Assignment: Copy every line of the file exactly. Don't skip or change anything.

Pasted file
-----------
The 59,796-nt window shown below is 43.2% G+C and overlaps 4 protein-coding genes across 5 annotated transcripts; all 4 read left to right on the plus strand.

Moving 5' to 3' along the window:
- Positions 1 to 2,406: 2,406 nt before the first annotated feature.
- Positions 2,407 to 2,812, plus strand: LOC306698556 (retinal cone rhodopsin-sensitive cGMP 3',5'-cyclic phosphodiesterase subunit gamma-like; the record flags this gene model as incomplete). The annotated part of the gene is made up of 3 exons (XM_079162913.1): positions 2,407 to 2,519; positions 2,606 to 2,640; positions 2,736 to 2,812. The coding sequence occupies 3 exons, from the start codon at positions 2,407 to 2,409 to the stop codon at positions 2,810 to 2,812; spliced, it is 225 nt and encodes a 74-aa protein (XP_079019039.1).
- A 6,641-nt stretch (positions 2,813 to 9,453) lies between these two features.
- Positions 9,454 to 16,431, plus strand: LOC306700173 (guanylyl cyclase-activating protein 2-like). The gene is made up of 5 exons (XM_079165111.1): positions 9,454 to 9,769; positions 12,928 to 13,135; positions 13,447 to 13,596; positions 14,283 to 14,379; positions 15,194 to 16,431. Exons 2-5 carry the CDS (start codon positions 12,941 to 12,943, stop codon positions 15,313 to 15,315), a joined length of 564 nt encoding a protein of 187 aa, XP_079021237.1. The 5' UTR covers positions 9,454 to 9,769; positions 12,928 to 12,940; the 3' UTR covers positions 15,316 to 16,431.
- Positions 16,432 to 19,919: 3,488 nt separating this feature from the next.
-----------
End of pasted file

The 59,796-nt window shown below is 43.2% G+C and overlaps 4 protein-coding genes across 5 annotated transcripts; all 4 read left to right on the plus strand.

Moving 5' to 3' along the window:
- Positions 1 to 2,406: 2,406 nt before the first annotated feature.
- Positions 2,407 to 2,812, plus strand: LOC306698556 (retinal cone rhodopsin-sensitive cGMP 3',5'-cyclic phosphodiesterase subunit gamma-like; the record flags this gene model as incomplete). The annotated part of the gene is made up of 3 exons (XM_079162913.1): positions 2,407 to 2,519; positions 2,606 to 2,640; positions 2,736 to 2,812. The coding sequence occupies 3 exons, from the start codon at positions 2,407 to 2,409 to the stop codon at positions 2,810 to 2,812; spliced, it is 225 nt and encodes a 74-aa protein (XP_079019039.1).
- A 6,641-nt stretch (positions 2,813 to 9,453) lies between these two features.
- Positions 9,454 to 16,431, plus strand: LOC306700173 (guanylyl cyclase-activating protein 2-like). The gene is made up of 5 exons (XM_079165111.1): positions 9,454 to 9,769; positions 12,928 to 13,135; positions 13,447 to 13,596; positions 14,283 to 14,379; positions 15,194 to 16,431. Exons 2-5 carry the CDS (start codon positions 12,941 to 12,943, stop codon positions 15,313 to 15,315), a joined length of 564 nt encoding a protein of 187 aa, XP_079021237.1. The 5' UTR covers positions 9,454 to 9,769; positions 12,928 to 12,940; the 3' UTR covers positions 15,316 to 16,431.
- Positions 16,432 to 19,919: 3,488 nt separating this feature from the next.